Angela Lansbury, the dignified stage and screen actress who played devious dames on Broadway and in the movies, and starred on the long-running TV mystery series Murder, She Wrote, died Tuesday at her home in Los Angeles. She was 96.
Lansbury’s family announced the news and said she died peacefully in her sleep, just five days shy of her 97th birthday.
“I have two audiences, actually,” Lansbury once said, “the people who love to see me play bitches and the ones who want to see me sing and dance.” Ironically, she made that comment before she took on the role for which millions of fans will remember her: Jessica Fletcher, the kindly Maine mystery writer who solved 264 homicides in 12 years on Murder, She Wrote. Although the hit CBS series brought Lansbury fame and wealth, it overshadowed a long, versatile career in films and on Broadway. She was, in fact, that rarity in show business: a star character actress.
Born in London, Lansbury fled for the United States with her family after the Blitz. They settled in Los Angeles, where she briefly worked as a shopgirl before being hired by MGM at 17 to play the saucy maid in Gaslight opposite Charles Boyer and Ingrid Bergman. She wound up with an Oscar nomination for Best Supporting Actress, as she did the next year, for The Picture of Dorian Gray.
Early on she showed the qualities of icy elegance and controlled scorn that allowed her to excel as characters who were unsympathetic or amoral — and often older than she was. Although the series of ignoble women that MGM foisted on her eventually led to a departure from the studio, she later admitted, “Any actress will tell you that evil roles to play are the best. You can go to town.” And she did just that in 1962’s The Manchurian Candidate. Her impact as Laurence Harvey’s heinous mother made the role indelibly hers and it brought her a third Oscar nomination. As it happened, she was only three years older than Harvey and hadn’t even used makeup to age. “It all had to do with the way I carried myself and my general demeanor,” she said.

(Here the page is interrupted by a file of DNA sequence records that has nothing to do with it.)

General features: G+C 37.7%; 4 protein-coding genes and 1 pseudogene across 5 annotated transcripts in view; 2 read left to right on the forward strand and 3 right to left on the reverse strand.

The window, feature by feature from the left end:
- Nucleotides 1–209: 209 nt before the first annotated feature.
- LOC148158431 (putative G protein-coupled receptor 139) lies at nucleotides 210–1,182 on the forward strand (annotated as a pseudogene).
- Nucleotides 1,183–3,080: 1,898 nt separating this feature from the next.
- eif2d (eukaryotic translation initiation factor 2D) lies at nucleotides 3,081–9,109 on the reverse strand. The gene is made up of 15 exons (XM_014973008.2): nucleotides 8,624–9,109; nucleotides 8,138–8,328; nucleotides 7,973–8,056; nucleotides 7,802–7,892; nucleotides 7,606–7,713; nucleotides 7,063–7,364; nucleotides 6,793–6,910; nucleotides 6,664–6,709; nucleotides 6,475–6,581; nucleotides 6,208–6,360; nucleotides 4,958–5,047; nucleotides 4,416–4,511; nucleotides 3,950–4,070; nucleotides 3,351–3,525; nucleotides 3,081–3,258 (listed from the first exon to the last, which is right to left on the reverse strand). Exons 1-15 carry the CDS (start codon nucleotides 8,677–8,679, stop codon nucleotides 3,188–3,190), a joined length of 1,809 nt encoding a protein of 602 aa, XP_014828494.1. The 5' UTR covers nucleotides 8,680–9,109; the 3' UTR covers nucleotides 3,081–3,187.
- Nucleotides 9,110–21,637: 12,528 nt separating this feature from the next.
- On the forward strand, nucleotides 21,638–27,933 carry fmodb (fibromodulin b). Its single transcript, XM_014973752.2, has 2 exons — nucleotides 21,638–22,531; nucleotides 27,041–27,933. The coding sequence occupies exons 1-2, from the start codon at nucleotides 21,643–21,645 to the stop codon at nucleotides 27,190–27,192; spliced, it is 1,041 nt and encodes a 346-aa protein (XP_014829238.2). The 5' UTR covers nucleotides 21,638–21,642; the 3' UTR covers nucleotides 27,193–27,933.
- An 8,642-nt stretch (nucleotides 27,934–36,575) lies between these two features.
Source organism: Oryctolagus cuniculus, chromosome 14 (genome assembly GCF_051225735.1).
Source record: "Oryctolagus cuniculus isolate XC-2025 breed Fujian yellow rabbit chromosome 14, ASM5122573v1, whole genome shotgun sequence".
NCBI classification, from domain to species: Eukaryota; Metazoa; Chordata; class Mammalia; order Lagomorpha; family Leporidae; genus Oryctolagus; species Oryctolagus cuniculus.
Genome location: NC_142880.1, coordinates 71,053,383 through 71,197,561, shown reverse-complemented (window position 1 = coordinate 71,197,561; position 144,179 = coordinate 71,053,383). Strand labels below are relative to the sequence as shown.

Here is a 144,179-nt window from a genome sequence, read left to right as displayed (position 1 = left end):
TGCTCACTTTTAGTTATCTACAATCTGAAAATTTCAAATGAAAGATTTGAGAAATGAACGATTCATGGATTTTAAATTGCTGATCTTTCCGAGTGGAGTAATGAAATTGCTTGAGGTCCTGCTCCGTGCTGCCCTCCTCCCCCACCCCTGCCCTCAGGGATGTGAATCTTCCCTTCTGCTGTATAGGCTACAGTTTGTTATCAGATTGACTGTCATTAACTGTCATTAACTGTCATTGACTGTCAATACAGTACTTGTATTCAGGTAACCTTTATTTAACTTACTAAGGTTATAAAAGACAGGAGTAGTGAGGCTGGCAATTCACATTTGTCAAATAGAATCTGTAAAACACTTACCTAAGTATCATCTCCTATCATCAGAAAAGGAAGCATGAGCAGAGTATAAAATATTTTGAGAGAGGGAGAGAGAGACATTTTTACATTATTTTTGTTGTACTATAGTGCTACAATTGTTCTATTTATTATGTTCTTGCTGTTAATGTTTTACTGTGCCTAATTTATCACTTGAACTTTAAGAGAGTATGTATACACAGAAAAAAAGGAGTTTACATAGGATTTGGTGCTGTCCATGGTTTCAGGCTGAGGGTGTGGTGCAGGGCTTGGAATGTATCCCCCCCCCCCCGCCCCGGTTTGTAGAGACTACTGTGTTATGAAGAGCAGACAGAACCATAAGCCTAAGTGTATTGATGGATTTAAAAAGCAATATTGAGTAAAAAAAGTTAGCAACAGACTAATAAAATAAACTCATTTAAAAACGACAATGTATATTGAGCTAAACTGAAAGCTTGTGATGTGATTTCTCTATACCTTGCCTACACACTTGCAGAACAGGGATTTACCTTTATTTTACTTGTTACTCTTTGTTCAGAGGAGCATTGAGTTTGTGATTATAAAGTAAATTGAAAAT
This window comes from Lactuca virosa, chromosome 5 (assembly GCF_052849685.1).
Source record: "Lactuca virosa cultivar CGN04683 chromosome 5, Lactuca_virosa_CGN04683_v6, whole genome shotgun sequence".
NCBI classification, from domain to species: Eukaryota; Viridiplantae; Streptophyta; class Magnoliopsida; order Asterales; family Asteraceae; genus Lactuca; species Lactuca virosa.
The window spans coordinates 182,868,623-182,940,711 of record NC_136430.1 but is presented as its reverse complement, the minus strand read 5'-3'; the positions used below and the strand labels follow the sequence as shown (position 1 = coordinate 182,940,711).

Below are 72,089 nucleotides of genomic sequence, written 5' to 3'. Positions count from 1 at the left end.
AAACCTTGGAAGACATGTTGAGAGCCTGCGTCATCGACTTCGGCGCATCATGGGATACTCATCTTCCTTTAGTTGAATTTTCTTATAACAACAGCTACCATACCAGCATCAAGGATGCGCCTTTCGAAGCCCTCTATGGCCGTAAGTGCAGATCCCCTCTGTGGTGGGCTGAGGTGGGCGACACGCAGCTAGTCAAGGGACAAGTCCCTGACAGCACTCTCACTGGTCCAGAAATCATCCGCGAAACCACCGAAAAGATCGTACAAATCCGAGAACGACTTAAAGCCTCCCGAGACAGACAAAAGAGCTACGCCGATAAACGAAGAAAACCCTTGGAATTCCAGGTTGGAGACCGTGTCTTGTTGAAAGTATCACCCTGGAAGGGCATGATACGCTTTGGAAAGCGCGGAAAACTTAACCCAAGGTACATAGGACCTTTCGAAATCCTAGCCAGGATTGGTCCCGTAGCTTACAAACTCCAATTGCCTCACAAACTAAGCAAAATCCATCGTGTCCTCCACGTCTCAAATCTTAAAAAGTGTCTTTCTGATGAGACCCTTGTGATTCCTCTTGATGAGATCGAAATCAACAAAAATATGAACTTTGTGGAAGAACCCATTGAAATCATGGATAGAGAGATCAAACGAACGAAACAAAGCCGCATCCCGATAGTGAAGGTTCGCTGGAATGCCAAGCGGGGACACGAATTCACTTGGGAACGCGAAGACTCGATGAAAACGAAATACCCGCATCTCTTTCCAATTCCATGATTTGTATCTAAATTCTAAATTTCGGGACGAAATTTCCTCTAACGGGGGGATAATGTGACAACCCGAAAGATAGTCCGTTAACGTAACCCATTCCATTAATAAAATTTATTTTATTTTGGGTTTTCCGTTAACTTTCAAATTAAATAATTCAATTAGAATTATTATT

A smash run in Mame helped make Lansbury the toast of Broadway in the ’60s and ’70s, a stretch during which she won four Tonys for Best Actress in a Musical. (She never won an Oscar — although she was presented an honorary Academy Award in 2013 — or an Emmy, in spite of 18 nominations from the Television Academy; she holds the record for the most prime-time losses.) The run hit its peak when she teamed with Stephen Sondheim for her greatest triumph: Nellie Lovett in the operatic Sweeney Todd (1979). As the demented pie maker who uses the homicidal Todd’s victims as filling, she scuttled across the stage like a wide-eyed, aging kewpie doll, helping audiences swallow the gruesome plot.
But television beckoned. In the early ’80s Lansbury was offered a half-hour Norman Lear sitcom at the same time as a CBS hourlong series about a mystery writer. Her agent advised her against the latter. “In the history of television, there hasn’t been a dramatic show with a woman lead that has been successful,” he told her. Undeterred, she accepted Murder, She Wrote, which premiered in 1984 and stayed on top of CBS’ Sunday night schedule for more than a decade, before the network moved the show to Thursdays, where it struggled opposite Friends. Lansbury was piqued at the sabotage: “CBS has made it abundantly clear that they no longer want anything to do with my demographic,” she said. The series ended in August 1996.
Another of Lansbury’s signature roles was that of Mrs. Potts in the 1991 animated film Beauty and the Beast. She and Jerry Orbach sang the Oscar-nominated song “Be Our Guest.”
Lansbury continued to make guest television and film appearances, with recent credits including the 2017 miniseries Little Women and the 2018 movie Mary Poppins Returns, and earlier this year she received a special Tony Award for lifetime achievement.
Her popularity stayed strong till the end. “I do feel a tremendous warmth from the American public who have known and loved that program,” Lansbury once said. “I feel their gratitude so often for all the nights.”
Lansbury is survived by three children, Anthony, Deirdre, and David; three grandchildren, Peter, Katherine, and Ian; five great-grandchildren; and her brother, producer Edgar Lansbury. She was proceeded in death by her husband of 53 years, Peter Shaw.
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